“For Wojcicki, her success and the success of her company is about determination”
Founded in 2006, 23andMe, Inc. (23andMe) has become the world’s leading personal genetics company. The company offers saliva-based genetic testing service and provides genetic information to their customers.
Through their services, customers have access to their genetic information such as health traits, wellness, carrier status, genetic ancestry, etc. To date, 23andMe has more than 5,000,000 customers and published more than 90 peer-reviewed studies in scientific journals.
Prior to co-founding 23andMe, Anne Wojcicki worked as a healthcare analyst on Wall Street for over a decade. “In some ways, as an analyst on Wall Street, I couldn’t have asked for a better training because here I was at 22 and I had this opportunity to study every single healthcare company out there. I always felt like my 10 years on Wall Street was like getting a Ph.D. and then a postdoc,” said Wojcicki.
As she continued as a healthcare analyst, she began volunteering in hospitals at night. There, she witnessed numerous cases in which patients struggled to overcome their medical bills. After attending a conference on insurance reimbursement, she felt the initiative to change the healthcare system. “All these people were at this meeting just to figure out how to optimize billing. How can you bill more for every procedure? And I just realized, I’m done” said Wojcicki. “I felt like that was the end. I know how the system works. I’m going to try to make a difference.”
Since then, Wojcicki left Wall Street and co-founded 23andMe. Today, 23andMe has established the world’s largest DNA database. The journey was not easy. In 2013, the Food and Drug Administration (FDA) sent a warning letter in which the company had to stop offering the test results to their clients related to their health assessments. After 2 years of waiting for approval, the FDA has reviewed the approach of their direct-to-consumer model and granted authorization for offering their full services. “There’s very few cases where there’s overnight success. We’ve been working on all of our approvals,” said Wojcicki, referring back to their FDA authorization. “And one thing I advise to entrepreneurs is you have to stick with it. Success comes from actually, like really sticking with it.”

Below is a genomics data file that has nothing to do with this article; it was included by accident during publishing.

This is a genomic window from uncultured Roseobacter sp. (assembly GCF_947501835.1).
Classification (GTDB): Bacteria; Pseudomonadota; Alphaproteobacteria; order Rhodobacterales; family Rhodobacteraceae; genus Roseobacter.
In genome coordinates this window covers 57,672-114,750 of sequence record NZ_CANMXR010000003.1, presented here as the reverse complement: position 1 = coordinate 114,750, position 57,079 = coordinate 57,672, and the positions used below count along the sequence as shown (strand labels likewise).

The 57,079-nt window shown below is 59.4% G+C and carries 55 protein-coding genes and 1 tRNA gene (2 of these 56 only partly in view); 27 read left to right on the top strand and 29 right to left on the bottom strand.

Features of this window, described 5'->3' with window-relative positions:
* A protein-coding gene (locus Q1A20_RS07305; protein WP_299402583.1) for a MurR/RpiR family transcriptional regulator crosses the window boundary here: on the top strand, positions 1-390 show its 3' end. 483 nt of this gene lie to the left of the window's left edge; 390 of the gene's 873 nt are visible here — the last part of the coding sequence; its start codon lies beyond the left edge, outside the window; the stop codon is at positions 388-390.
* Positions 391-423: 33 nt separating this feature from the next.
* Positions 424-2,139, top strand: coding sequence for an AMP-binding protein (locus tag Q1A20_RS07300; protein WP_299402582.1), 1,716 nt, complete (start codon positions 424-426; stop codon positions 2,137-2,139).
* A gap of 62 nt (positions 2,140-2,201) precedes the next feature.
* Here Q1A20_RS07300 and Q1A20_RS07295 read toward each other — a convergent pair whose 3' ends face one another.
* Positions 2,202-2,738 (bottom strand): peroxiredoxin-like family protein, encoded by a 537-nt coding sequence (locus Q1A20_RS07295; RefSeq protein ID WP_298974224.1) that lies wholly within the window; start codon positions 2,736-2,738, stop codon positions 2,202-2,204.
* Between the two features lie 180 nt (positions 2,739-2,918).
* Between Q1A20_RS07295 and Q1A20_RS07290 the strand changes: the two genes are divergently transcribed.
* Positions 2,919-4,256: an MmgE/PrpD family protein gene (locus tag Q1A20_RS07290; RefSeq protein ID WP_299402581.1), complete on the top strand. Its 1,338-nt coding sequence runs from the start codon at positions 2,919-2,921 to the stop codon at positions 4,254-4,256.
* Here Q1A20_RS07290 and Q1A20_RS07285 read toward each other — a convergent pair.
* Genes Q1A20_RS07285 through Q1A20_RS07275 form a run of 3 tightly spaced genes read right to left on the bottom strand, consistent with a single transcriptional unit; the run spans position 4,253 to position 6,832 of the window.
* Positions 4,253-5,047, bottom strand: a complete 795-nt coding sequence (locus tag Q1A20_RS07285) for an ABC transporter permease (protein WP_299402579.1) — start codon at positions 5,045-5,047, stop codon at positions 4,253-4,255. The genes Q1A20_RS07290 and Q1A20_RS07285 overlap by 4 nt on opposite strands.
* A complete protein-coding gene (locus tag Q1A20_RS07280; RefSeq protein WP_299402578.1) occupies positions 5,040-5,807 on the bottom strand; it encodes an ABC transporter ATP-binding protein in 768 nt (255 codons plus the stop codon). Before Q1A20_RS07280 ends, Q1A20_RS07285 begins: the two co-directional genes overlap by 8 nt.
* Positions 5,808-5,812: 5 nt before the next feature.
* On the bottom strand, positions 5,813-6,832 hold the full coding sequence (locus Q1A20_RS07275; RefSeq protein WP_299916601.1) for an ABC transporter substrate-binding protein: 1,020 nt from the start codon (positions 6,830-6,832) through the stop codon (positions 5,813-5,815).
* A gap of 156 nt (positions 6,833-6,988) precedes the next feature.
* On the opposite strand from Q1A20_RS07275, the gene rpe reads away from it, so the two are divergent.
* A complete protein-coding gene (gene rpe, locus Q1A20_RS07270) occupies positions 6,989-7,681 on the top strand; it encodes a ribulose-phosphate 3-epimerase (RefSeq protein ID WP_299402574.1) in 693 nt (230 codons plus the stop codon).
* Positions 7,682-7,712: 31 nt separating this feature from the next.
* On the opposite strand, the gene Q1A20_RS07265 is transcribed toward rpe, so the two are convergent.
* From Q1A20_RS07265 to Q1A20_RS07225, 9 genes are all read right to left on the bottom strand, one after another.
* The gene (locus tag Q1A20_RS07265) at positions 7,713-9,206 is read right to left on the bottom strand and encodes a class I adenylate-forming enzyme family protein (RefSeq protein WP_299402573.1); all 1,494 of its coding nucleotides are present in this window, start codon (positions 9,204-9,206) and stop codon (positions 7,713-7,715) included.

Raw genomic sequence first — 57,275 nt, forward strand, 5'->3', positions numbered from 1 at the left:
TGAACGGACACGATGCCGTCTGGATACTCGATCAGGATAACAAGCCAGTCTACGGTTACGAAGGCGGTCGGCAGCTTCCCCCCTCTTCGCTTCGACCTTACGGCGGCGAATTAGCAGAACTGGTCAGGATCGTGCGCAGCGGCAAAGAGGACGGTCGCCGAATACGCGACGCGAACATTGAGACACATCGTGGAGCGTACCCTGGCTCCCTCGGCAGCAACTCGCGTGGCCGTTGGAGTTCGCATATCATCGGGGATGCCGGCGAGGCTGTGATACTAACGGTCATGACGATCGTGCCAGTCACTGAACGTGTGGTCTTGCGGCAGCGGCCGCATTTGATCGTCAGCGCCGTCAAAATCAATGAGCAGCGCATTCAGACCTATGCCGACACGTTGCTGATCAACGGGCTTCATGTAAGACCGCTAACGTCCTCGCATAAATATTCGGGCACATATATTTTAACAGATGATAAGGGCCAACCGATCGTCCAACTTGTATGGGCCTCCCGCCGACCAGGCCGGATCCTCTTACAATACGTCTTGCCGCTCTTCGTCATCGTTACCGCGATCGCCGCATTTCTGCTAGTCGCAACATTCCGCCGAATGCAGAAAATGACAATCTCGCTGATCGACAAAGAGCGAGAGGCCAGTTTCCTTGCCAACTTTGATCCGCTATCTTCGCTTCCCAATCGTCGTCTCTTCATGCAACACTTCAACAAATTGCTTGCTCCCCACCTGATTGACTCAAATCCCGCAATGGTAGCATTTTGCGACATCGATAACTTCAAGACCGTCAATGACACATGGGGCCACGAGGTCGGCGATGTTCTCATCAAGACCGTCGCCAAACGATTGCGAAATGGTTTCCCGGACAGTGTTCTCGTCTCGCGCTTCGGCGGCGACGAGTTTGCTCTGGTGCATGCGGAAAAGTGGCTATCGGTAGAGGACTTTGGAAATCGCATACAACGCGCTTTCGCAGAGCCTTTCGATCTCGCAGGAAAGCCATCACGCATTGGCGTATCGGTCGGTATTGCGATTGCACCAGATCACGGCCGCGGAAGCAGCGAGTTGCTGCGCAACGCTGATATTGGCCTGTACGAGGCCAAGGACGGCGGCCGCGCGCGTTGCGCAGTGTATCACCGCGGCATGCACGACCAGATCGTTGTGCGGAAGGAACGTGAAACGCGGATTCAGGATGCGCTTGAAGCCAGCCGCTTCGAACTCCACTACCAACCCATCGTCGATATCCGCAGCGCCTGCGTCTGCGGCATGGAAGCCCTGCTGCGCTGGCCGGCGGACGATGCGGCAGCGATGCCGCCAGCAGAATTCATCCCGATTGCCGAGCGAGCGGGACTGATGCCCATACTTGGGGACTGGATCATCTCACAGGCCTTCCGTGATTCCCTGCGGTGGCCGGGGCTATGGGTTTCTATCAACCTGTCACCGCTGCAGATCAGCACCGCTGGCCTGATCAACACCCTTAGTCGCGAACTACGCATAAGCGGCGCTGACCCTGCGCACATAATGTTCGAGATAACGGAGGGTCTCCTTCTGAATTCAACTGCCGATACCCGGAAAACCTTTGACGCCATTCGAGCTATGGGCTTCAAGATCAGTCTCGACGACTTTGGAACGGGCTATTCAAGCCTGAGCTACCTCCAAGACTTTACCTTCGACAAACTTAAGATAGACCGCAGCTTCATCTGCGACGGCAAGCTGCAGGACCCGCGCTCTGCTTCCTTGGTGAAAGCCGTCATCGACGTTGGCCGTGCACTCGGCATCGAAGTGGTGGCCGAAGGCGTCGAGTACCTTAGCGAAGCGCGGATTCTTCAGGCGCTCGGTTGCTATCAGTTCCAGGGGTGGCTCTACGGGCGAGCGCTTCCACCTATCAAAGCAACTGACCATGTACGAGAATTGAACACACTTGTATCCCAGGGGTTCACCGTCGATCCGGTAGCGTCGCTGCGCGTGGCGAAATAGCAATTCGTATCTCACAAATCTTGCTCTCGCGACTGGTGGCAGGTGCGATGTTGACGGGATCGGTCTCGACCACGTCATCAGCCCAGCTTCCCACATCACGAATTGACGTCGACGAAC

Partnerships with Drug and Research Companies
23andMe has partnered with major pharmaceutical companies such as Lundbeck and Pfizer, with the goal of developing their own drugs. Their strategy is to use their own genetic data from 23andMe, gathered from consumer genetic tests, and develop their own therapies.
They are already taking actions to expand and execute their strategy. In 2015, 23andMe was granted authorization for its first genetics test for Bloom syndrome and in 2017, they received FDA approval for their 10 genetic health risk reports, which includes Alzheimer’s, Parkinson’s and Celiac disease. Recently, 23andMe received the first-ever FDA authorization for their genetic test for cancer risk for its BRCA1/BRCA2 report.
At the J.P.Morgan Healthcare Conference held in San Francisco, Wojcicki announced a number of major genetic data partnerships including Genentech and Pfizer. She added that her company signed 14 partnerships in total, which includes both private companies and universities. Ultimately, 23andMe is looking to benefit from the partnerships and continue to develop drugs. “We’re a tiny biotech, but our goal is, rather than discover drugs based off of animal models, we’re going to discover drugs based off of data from human beings,” said Emily Drabant-Conley, vice president of business development at 23andMe.
Discovering drugs based off of human DNA rather than animal testing? Something to be excited for.